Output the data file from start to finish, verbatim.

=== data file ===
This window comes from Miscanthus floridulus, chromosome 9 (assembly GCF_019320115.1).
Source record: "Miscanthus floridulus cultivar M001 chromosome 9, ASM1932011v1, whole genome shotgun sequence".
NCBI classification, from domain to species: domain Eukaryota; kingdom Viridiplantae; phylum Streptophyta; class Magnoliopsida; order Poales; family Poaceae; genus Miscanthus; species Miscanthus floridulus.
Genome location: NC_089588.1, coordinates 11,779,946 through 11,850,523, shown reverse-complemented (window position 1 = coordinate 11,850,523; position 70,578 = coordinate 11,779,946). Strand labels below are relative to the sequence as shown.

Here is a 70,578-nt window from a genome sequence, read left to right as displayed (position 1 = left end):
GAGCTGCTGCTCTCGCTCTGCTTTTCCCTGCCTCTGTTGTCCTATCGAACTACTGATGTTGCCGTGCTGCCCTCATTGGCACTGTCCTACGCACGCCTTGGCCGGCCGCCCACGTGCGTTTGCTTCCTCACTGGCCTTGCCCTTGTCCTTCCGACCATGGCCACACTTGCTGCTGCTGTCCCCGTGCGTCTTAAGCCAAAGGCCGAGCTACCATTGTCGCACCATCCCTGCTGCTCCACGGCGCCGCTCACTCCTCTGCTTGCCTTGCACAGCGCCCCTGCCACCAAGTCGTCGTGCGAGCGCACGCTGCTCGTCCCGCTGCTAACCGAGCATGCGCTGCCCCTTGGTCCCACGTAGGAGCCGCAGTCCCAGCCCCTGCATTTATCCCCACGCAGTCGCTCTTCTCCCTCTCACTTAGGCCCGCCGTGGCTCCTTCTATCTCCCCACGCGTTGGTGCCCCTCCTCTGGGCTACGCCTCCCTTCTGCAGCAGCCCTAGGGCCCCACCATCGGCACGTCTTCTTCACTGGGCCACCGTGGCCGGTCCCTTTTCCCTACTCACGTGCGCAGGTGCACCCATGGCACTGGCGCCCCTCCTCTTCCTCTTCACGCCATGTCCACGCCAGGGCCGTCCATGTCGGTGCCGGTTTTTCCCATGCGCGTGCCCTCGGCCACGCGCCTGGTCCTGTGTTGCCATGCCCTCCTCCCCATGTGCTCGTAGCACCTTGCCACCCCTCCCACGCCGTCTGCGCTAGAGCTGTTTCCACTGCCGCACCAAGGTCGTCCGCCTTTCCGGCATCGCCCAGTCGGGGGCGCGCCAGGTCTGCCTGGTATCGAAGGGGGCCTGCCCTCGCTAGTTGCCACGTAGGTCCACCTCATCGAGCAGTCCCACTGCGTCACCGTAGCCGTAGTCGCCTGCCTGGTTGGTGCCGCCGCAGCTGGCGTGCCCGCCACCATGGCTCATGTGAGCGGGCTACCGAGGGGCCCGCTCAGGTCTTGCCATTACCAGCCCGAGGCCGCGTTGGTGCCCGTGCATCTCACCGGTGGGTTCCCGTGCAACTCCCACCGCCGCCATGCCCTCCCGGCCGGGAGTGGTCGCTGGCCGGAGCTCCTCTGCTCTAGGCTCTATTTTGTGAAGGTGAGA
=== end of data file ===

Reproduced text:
This window comes from Miscanthus floridulus, chromosome 9 (assembly GCF_019320115.1).
Source record: "Miscanthus floridulus cultivar M001 chromosome 9, ASM1932011v1, whole genome shotgun sequence".
NCBI classification, from domain to species: domain Eukaryota; kingdom Viridiplantae; phylum Streptophyta; class Magnoliopsida; order Poales; family Poaceae; genus Miscanthus; species Miscanthus floridulus.
Genome location: NC_089588.1, coordinates 11,779,946 through 11,850,523, shown reverse-complemented (window position 1 = coordinate 11,850,523; position 70,578 = coordinate 11,779,946). Strand labels below are relative to the sequence as shown.

Here is a 70,578-nt window from a genome sequence, read left to right as displayed (position 1 = left end):
GAGCTGCTGCTCTCGCTCTGCTTTTCCCTGCCTCTGTTGTCCTATCGAACTACTGATGTTGCCGTGCTGCCCTCATTGGCACTGTCCTACGCACGCCTTGGCCGGCCGCCCACGTGCGTTTGCTTCCTCACTGGCCTTGCCCTTGTCCTTCCGACCATGGCCACACTTGCTGCTGCTGTCCCCGTGCGTCTTAAGCCAAAGGCCGAGCTACCATTGTCGCACCATCCCTGCTGCTCCACGGCGCCGCTCACTCCTCTGCTTGCCTTGCACAGCGCCCCTGCCACCAAGTCGTCGTGCGAGCGCACGCTGCTCGTCCCGCTGCTAACCGAGCATGCGCTGCCCCTTGGTCCCACGTAGGAGCCGCAGTCCCAGCCCCTGCATTTATCCCCACGCAGTCGCTCTTCTCCCTCTCACTTAGGCCCGCCGTGGCTCCTTCTATCTCCCCACGCGTTGGTGCCCCTCCTCTGGGCTACGCCTCCCTTCTGCAGCAGCCCTAGGGCCCCACCATCGGCACGTCTTCTTCACTGGGCCACCGTGGCCGGTCCCTTTTCCCTACTCACGTGCGCAGGTGCACCCATGGCACTGGCGCCCCTCCTCTTCCTCTTCACGCCATGTCCACGCCAGGGCCGTCCATGTCGGTGCCGGTTTTTCCCATGCGCGTGCCCTCGGCCACGCGCCTGGTCCTGTGTTGCCATGCCCTCCTCCCCATGTGCTCGTAGCACCTTGCCACCCCTCCCACGCCGTCTGCGCTAGAGCTGTTTCCACTGCCGCACCAAGGTCGTCCGCCTTTCCGGCATCGCCCAGTCGGGGGCGCGCCAGGTCTGCCTGGTATCGAAGGGGGCCTGCCCTCGCTAGTTGCCACGTAGGTCCACCTCATCGAGCAGTCCCACTGCGTCACCGTAGCCGTAGTCGCCTGCCTGGTTGGTGCCGCCGCAGCTGGCGTGCCCGCCACCATGGCTCATGTGAGCGGGCTACCGAGGGGCCCGCTCAGGTCTTGCCATTACCAGCCCGAGGCCGCGTTGGTGCCCGTGCATCTCACCGGTGGGTTCCCGTGCAACTCCCACCGCCGCCATGCCCTCCCGGCCGGGAGTGGTCGCTGGCCGGAGCTCCTCTGCTCTAGGCTCTATTTTGTGAAGGTGAGA